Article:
AG Herring opposes rule changes that would harm fair housing
Attorney General Mark Herring has joined a coalition of 22 attorneys general in opposing proposed HUD changes to its Disparate Impact Rule.
While the current rule protects against discriminatory housing and lending practices that have the effect of harming individuals based on their race, color, religion, national origin, sex, disability, and familial status, the proposed changes would create uncertainty and make it harder for states to ensure equal housing opportunities for all Americans.
“Virginians should never have to worry about facing discrimination when looking for safe, affordable housing,” said Herring. “HUD’s proposed rule changes not only go against previous Supreme Court rulings but they also go against what we stand for as Americans. I will continue to do everything I can to protect all Virginians against housing discrimination in our communities.”
Herring and his colleagues submitted comments arguing that the proposed rule changes have substantial defects. The changes ignore the Supreme Court’s binding interpretation of the Fair Housing Act and drastically exceed HUD’s authority by altering judicial procedures. The changes also provide more immunity to lending and insurance companies at the expense of consumers, making it more likely that claims with merit will be unnecessarily dismissed.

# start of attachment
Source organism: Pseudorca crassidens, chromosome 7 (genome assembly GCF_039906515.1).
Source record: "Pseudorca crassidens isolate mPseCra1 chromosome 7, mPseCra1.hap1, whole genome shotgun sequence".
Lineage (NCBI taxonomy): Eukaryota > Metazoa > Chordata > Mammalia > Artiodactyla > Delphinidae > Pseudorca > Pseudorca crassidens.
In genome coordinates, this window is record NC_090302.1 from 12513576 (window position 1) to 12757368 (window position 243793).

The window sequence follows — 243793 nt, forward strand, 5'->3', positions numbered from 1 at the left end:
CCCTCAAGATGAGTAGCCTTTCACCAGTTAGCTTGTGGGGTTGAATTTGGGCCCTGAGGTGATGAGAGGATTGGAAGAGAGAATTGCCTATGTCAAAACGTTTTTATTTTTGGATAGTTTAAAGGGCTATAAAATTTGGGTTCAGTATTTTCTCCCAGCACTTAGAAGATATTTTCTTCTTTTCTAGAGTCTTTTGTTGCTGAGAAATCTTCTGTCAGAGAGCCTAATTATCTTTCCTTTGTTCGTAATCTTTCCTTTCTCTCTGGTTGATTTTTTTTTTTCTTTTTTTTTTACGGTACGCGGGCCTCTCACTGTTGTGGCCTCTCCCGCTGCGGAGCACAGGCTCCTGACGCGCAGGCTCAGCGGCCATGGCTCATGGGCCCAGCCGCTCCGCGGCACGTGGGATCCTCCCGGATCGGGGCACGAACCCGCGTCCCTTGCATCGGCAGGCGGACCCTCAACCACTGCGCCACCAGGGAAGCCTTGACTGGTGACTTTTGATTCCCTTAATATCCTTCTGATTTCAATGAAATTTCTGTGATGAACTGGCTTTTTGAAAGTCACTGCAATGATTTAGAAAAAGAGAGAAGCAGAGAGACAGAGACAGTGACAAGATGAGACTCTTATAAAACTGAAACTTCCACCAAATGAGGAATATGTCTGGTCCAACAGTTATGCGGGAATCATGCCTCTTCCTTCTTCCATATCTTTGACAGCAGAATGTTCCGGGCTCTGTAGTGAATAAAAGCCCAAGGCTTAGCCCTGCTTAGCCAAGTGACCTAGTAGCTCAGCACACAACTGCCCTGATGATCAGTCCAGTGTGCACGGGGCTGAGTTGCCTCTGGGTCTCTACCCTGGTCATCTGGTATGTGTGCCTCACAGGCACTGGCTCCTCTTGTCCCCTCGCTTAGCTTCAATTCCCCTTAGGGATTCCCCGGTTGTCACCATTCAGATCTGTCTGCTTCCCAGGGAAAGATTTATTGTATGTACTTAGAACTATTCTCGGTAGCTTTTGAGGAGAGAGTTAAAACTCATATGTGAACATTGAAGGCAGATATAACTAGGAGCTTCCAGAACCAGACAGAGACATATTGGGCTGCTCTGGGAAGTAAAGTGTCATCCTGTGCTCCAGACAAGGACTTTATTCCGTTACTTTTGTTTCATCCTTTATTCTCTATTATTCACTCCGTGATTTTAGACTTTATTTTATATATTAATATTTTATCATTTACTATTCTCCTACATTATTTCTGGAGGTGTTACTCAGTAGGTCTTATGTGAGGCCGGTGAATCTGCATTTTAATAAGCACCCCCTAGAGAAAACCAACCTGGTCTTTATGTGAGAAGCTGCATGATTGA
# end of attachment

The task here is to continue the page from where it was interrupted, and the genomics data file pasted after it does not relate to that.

The attorneys general have wide-ranging experience in using disparate impact liability to enforce fair housing laws, combat housing discrimination, and ensure that everyone has an equal opportunity to obtain housing. States have regularly challenged housing policies that have a discriminatory effect, including zoning ordinances, mortgage lending discrimination, and English-only policies. Many times, these policies disproportionately hurt minority residents and vulnerable populations, such as domestic violence victims.
Previously, Herring and a group of 17 attorneys general sent a letter urging HUD to retain the current Disparate Impact Rule to protect individuals from housing discrimination. Additionally, Herring filed a brief with the U.S. Supreme Court to protect the nation’s fair housing enforcement programs against a challenge out of Texas that sought to end the use of “disparate impact analysis” to fight housing segregation and discrimination.
Herring is joined in submitting comments by the attorneys general of California, Colorado, Connecticut, Delaware, District of Columbia, Illinois, Iowa, Maine, Maryland, Massachusetts, Michigan, Nevada, New Mexico, New Jersey, New York, North Carolina, Oregon, Pennsylvania, Rhode Island, Vermont, and Washington.